The typical sequence is for collectivist activists to proclaim the urgent need to deal with a terrible problem X, and assert that only state action can assemble the resources and comprehensive approach required to solve it. This was used in any number of areas to justify extending state action into situations in which it had not been used before.

    The example of such state projects in other countries is also used as supporting evidence, even if the other countries are very different in their attitudes toward state vs individual action, as can be seen very clearly in the recent health care debate, among others.

    Secondly, there has been a serious warping effect caused by the century long state of hostility between the US, and its major allies, and various totalitarian/collectivist entities which displayed an openly hostile attitude towards western values, and either engaged in or threatened military action.

    Indeed, from the 1930′s to the 1990′s, these two strands produced an almost perfect storm of statist rationalization and propulsion as the west dealt with the dangers of repeated collectivist attacks and threats of attack.

    It is not mysterious that even cultures very strongly committed to individualism would move toward more collective action in response to such severe existential threats as fascism, militarism, and marxism.

    The task now is to acknowledge the error of moving in that direction much farther and more widely than was necessary, and to begin a careful dismantling of the many collectivist structures that have been grafted onto our society to the detriment of its development and identity as individualistic valuing cultures.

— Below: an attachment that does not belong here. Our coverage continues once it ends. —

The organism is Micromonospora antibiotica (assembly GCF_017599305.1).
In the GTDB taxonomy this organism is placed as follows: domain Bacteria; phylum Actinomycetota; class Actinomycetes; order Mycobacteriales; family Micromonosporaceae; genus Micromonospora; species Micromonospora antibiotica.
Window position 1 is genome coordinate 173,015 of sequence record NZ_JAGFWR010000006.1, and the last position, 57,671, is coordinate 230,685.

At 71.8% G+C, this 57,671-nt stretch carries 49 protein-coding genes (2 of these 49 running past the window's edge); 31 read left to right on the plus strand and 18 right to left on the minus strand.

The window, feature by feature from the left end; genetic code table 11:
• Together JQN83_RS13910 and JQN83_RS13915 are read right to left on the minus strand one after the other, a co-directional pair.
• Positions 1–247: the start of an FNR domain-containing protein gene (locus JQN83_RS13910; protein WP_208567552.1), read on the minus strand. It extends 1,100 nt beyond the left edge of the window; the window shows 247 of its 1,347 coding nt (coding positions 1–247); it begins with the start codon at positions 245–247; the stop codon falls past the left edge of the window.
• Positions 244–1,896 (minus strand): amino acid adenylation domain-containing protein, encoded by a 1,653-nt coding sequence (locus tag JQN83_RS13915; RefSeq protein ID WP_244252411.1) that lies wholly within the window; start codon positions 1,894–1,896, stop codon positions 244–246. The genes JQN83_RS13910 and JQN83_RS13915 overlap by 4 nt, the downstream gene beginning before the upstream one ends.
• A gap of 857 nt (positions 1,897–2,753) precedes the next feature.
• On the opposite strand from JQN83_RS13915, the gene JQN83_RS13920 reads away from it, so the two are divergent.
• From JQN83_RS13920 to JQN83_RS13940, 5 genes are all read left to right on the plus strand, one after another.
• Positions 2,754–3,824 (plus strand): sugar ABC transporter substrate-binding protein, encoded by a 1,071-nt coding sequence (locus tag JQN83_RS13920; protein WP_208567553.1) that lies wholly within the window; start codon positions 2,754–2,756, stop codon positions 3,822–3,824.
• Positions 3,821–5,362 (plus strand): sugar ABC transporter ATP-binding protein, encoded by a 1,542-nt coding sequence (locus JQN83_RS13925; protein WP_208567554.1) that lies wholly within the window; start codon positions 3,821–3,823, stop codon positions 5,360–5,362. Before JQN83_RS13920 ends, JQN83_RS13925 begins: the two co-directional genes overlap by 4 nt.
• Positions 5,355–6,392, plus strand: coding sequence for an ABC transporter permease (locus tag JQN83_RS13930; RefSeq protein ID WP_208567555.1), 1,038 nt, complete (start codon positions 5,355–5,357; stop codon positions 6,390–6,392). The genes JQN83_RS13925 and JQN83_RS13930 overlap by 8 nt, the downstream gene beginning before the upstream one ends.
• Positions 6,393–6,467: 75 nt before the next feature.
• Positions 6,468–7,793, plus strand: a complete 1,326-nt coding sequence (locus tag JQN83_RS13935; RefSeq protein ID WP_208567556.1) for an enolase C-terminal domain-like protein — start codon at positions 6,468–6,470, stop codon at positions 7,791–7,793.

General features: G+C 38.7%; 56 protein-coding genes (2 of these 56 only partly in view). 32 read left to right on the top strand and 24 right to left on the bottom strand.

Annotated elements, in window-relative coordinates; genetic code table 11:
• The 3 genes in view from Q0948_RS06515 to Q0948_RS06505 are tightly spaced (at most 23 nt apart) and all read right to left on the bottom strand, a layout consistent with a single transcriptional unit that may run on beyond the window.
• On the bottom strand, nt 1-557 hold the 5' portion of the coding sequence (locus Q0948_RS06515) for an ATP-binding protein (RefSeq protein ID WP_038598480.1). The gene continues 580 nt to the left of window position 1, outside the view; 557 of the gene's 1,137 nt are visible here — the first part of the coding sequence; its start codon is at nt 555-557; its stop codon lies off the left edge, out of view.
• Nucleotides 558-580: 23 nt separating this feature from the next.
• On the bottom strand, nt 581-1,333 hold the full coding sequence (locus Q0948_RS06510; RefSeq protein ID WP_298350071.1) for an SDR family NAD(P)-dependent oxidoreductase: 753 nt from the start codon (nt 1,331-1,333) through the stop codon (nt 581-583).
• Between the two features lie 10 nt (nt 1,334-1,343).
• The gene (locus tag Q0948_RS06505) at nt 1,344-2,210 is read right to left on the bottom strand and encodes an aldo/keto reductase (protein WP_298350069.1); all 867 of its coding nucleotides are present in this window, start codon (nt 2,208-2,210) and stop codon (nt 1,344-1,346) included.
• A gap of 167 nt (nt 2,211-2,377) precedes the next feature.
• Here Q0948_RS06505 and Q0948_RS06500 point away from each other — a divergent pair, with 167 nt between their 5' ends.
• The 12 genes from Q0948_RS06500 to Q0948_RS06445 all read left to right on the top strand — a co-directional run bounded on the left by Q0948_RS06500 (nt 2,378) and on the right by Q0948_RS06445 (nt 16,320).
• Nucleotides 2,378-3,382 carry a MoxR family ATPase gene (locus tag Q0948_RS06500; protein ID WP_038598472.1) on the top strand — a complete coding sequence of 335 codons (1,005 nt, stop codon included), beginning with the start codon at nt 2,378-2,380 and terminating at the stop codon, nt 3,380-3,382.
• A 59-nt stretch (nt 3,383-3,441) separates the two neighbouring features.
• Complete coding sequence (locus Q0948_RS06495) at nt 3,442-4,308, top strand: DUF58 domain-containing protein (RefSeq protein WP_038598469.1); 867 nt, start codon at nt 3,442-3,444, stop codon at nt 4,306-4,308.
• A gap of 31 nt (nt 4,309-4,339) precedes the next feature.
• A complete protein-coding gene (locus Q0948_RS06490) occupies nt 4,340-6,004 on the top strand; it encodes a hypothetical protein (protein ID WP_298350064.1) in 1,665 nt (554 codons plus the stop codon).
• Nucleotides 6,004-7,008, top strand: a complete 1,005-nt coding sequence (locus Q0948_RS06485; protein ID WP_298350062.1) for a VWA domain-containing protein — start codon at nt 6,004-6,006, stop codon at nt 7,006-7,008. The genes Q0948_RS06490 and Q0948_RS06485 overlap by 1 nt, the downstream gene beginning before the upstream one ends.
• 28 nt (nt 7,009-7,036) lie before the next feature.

The second point I wanted to make is that the definition of art is partly to blame for the confusion about, and bankruptcy of, what constitutes an artistic endeavor.

    I recall many times in studying history or anthropology reading statements to the effect that one of the characteristics of older cultures was their continuous and ubiquitous use of artistic elements in everything they did or built. This would be followed by examples of bowls or weapons or other instances in which common objects were decorated with artistic elements.

    Then a negative comparison would be made between those cultures and our allegedly cold, inartistic modern culture, with an implied or explicit reference to capitalism as the corrupting agent which drains the artistic spirit out of everything in the endless quest for money.

    But this argument has always seemed utterly nonsensical to me because I looked around me and saw art being incorporated into everything, and expressed everywhere. For a long time, I was mystified as to the claim about artlessness in modern life, until I caught on to the way the definition was so cleverly switched midstream to justify it.

    We are surrounded by elegant designs, and creative expressions, far beyond anything ever produced by the so-called spiritually superior cultures, but because art is now defined as that which is not part of our culture, but only that which is opposed to it, it can simply be ignored by those who presume to tell us what art is or is not.

    Just as any mark of man is now considered ugly and polluting and destructive by the ultra-refined and oh so chic arbiters of the tranzi culture, so too is any design or construction or project that serves a useful purpose, or even just attempts to portray something of life’s beauty and mystery, immediately denigrated as being too commercial, or corrupted by crass utility.

    The reason for the supposed lack of art in modern life is that art has been defined out of everything we do except that which is an affront, or pointless.

    There is a crisis in the world of art, yes, indeed. But it consists of artists who have nothing but audacity to display, instead of talent, and a philosophy of art which has abandoned any attempt to relate to the beauty of reality, and only sees the ugly and shocking.

    Once again, I have gone on and on. My apologies, and please accept my appreciation for your courtesy.

  • jerry

    ‘I think it is wrong to compare an expensive enterprise like science with some artiste’ who flings poop at a canvas and calling it a commentary on ‘man’s inhumanity towards man’ or ‘man at work’ or ‘everything I eat turns to poop’ or ….